Long before I was a conservative or a blogger, I was trained as a historian. It is therefore very natural for me to evaluate current politics with an eye towards history, so forgive my self indulgence.
It is a bit annoying to hear the constant refrain of “socialism” and “fascism” leveled against Obama and the policies of the Democratic Party, because most of the people using the terms have no idea what either of these two collectivist, statist philosophies of governance and economic organization entail. More importantly such focus on particular policies betray a naive understanding of the fundamental nature of leftist political philosophy. It ain’t the policies. It’s the politics!
Most of my childhood was dominated politically by the global struggle of the “Free” west against the “Non-free” Communist states, mainly the Soviet Union. After the collapse of the USSR in the early nineties, philosophical underpinnings of Leninist Marxism were supposedly entirely discredited and nightmares of Soviets under the bed dissipated.
While the policies of state directed socialism have been largely abandoned though recently enjoying a small renaissance under the Obama administration. Conservatives throughout the country are screaming about large bailouts of corporations, public ownership of automobile companies and government intervention into health care. These policies are all distractions; the tactics of the party of revolutionary socialism remain firmly in place, and largely explain the quite different approaches to political life, media usage, and elections of the American left and conservatives.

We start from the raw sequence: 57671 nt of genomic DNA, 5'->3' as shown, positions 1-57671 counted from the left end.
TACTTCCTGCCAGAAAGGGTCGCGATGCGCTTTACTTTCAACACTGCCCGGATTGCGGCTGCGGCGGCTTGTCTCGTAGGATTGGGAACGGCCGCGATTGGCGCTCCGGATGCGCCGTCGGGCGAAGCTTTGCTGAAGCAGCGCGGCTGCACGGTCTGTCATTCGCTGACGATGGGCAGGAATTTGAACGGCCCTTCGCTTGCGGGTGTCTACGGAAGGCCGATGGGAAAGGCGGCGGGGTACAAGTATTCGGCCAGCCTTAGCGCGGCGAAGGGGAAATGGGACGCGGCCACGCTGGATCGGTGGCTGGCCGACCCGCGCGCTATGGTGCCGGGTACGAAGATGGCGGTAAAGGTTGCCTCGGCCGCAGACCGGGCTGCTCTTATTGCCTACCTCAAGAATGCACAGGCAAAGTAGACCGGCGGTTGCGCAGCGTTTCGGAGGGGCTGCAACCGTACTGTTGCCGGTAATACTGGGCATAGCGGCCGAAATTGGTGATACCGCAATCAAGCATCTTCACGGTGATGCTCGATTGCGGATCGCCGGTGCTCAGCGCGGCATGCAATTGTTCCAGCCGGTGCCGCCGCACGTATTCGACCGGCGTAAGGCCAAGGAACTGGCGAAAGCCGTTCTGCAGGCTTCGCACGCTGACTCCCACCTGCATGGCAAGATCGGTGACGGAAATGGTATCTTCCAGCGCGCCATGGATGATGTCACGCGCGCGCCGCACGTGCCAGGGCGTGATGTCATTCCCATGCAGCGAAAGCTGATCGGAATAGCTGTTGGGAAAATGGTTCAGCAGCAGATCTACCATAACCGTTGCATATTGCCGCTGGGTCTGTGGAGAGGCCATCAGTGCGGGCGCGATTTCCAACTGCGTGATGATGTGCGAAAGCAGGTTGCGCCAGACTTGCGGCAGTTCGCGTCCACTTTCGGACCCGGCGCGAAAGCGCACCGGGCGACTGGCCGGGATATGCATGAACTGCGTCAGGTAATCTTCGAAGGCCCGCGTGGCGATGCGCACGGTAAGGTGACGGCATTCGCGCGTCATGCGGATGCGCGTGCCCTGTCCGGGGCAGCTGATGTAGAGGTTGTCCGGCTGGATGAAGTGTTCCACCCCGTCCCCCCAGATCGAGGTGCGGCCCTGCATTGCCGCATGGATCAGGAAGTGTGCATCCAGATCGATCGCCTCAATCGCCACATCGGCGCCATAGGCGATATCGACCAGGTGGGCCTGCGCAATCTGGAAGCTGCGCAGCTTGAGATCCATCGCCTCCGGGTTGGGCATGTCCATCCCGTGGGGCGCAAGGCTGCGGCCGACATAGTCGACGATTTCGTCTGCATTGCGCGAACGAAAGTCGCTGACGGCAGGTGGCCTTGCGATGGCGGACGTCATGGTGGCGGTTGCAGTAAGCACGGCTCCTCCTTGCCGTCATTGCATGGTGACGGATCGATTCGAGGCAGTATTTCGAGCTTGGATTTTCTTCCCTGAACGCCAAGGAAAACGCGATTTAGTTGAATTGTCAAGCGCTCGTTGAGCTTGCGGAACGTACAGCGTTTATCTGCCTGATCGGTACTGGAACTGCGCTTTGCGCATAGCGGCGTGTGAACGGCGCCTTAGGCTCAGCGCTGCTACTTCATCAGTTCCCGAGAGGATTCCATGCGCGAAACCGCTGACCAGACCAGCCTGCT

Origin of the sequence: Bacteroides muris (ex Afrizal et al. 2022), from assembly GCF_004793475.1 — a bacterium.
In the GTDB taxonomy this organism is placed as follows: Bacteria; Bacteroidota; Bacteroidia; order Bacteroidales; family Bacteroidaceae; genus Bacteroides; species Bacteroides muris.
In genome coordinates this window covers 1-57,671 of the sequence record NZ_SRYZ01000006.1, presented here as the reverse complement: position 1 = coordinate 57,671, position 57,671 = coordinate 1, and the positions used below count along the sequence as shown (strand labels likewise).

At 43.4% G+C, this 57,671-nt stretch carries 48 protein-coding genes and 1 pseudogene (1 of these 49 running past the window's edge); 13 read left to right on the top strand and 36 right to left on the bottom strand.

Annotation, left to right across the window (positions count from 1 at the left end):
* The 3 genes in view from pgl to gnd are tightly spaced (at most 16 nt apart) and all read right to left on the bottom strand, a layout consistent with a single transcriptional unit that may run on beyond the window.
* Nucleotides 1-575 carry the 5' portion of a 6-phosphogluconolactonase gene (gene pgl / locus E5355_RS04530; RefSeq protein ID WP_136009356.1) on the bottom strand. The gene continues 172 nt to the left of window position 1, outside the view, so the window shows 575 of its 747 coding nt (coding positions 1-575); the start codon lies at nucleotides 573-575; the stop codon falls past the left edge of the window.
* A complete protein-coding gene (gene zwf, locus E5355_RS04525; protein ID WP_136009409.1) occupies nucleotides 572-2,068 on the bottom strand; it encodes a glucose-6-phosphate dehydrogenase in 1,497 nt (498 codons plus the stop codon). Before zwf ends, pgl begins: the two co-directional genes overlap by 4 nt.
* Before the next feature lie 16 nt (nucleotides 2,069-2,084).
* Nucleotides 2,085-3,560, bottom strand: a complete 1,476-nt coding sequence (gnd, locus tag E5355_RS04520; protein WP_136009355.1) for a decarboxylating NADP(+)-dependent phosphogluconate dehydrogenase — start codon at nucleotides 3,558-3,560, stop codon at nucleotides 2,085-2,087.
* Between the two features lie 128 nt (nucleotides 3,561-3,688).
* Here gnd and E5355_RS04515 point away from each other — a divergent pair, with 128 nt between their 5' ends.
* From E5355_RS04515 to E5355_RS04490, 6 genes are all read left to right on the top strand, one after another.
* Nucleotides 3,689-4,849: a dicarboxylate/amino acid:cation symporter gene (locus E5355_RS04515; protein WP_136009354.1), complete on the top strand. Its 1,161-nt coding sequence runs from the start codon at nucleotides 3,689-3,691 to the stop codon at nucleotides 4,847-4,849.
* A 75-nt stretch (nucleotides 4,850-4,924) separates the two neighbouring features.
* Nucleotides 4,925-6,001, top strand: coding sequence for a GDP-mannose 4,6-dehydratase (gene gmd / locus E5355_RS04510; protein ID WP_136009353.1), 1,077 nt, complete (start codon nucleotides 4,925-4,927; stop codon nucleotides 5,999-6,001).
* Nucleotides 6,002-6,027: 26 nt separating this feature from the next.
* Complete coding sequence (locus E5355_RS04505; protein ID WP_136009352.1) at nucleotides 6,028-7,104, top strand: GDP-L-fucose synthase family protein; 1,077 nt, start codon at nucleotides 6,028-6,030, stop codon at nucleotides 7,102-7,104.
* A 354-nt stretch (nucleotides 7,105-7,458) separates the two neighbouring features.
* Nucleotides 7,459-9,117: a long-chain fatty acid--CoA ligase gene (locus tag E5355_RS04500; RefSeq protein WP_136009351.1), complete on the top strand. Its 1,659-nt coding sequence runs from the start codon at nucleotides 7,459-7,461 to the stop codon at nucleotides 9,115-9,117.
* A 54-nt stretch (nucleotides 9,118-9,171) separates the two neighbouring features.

It is largely forgotten by all but historians that the Russian Revolution of February 1917 was essentially a classically liberal, parliamentary revolution followed later by a coup by the Bolshevik Party and a violent civil war. The socialist revolution was mostly one of urban educated elites who saw themselves as vanguards of the revolutionary struggle. The common man, in whose name these revolutionaries supposedly acted, was decidedly conservative and a great many of them were not fans of the revolution. This has been true of all communitarian revolutions, beginning with the French Revolution of 1789. Thus it was necessary for the revolutionaries to act as in the people’s interests, whose interests only those same revolutionaries, because of their education, goodness of heart, and commitment to revolutionary ideals, were able to discern.
What does any of this have to do with the Democratic Party?
When evaluated properly it makes sense of lots of things that are otherwise make little sense.
The party ostensibly with the interests of “teh little people” at heart manifests such consistent disdain, condescension, and even anger towards those who protest against their policies.
The quickness with which Obama tosses various persons or constituencies under the bus.
I’ll come back in another post to talk about how the internal politics of the Democratic Party mirror that of revolutionary vanguard.